Research by Gallup found that only 32% of all employees in the US, only 17% in UK and, on average, only 13% of employees worldwide are really engaged with what they do at work.
Those figures make for very sobering reading.
But, what is even more sobering is the fact that, according to Gallup’s research, these figures haven’t changed much in 15 years.
That should give us pause for concern.
Does it mean that many efforts to engage employees are just not working and there is a bigger issue at play here?
Or, is it that there is just too much ‘off the shelf’ thinking going on and that many of the employee engagement efforts that are taking place are doing nothing more than paying ‘lip-service’ to the issue?
I would argue that it is the latter that is closer to the truth.
Well, there are countless examples of firms that are successfully engaging their employees and generating real business results by devising their own approach.
At a recent employee engagement summit in London I highlighted 4 different case studies of firms that are achieving great things by focusing their efforts on their own ‘keystones’.
Most organisations when it comes to asking for feedback from their customers tend to organise this centrally. The problem with this approach is that it can tend to generate a significant time lag between the customer’s experience and any survey being sent out.
In addition, taking this type of approach can mean that firms are slow to complete the feedback loop i.e. the results of the feedback often reach the person who has served that customer last. Realising this, Principality empowers the employees that are serving their customers to ask for feedback immediately after a service experience.
They also encourage them to ask for suggestions on how their services can be better. This approach has been the ‘cement’ around which they have built a more customer focused and engaged organisation and has allowed them to achieve feedback survey response rates in the region of 50%, numerous suggestions from customers about innovations and ways that they can improve their service, customer satisfaction scores in the region of 88% and employee engagement scores of circa 90%.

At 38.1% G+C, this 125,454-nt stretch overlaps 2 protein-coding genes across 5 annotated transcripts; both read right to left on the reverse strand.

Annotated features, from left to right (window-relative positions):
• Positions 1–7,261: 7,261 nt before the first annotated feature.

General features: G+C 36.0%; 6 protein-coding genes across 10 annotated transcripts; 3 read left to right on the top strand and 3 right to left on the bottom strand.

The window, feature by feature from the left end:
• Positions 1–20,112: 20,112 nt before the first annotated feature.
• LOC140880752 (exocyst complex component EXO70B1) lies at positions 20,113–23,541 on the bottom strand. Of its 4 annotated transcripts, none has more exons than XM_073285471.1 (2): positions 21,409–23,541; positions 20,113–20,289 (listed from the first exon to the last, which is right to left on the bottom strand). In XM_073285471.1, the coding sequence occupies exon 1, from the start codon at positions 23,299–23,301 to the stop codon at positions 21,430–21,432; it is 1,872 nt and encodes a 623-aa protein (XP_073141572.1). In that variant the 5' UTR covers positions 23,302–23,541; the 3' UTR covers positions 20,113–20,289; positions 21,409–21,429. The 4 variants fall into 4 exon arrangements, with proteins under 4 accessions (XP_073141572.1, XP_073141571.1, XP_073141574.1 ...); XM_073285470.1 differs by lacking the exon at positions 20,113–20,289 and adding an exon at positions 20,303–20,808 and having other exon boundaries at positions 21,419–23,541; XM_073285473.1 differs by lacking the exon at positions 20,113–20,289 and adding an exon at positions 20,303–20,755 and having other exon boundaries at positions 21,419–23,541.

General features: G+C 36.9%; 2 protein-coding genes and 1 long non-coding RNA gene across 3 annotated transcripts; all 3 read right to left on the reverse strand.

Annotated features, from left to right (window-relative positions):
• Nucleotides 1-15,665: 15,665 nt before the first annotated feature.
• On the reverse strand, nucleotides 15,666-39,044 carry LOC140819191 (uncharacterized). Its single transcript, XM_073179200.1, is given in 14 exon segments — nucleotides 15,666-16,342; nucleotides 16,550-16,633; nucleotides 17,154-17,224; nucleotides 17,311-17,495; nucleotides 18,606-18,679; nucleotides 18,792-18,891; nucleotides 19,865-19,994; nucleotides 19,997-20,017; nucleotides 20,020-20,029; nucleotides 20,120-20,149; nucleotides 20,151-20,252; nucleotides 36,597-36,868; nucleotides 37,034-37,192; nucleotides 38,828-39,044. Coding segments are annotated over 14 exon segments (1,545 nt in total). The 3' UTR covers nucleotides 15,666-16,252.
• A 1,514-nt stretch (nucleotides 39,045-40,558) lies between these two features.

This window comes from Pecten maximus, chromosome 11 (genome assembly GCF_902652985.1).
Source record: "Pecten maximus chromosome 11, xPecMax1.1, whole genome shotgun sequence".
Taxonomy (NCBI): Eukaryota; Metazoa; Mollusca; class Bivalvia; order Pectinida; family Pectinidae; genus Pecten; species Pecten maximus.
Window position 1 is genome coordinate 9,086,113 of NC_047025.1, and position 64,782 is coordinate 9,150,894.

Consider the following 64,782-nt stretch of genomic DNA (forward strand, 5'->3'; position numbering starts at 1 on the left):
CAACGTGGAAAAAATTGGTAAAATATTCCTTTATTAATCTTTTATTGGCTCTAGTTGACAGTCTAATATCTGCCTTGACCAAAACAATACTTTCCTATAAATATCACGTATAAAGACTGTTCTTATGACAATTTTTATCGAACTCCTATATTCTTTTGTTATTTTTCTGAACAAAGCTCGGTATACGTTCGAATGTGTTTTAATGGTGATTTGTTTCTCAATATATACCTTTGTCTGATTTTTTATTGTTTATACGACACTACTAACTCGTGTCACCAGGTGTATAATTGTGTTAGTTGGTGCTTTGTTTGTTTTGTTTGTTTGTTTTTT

Aviva, an insurance firm, focus on doing the right sort of work.
Aviva ’s continual challenge is to figure out how to be more efficient. However, a few years ago, they were finding that whatever they tried to improve their service resulted in things getting worse.
Therefore, they decided they had to try something different and started using a ‘systems thinking’ approach. This allowed them to focus on what matters to customers and remove any ‘work’ that wasn’t of value to customers. Doing so has meant they have been able to increase efficiency, improve satisfaction, reduce complaints, reduce the number of customers calling back, reduce resource requirements, improve satisfaction and provide the customers with a better deal and service.
Meanwhile, where this approach has been implemented, customer satisfaction has improved significantly and is now in the region of 80-90%, whereas employee engagement is now 70% where before it was below 50%. Finally, by focusing on doing the right sort of ‘work’, this approach has also allowed them to save tens of millions of pounds every year in operational costs.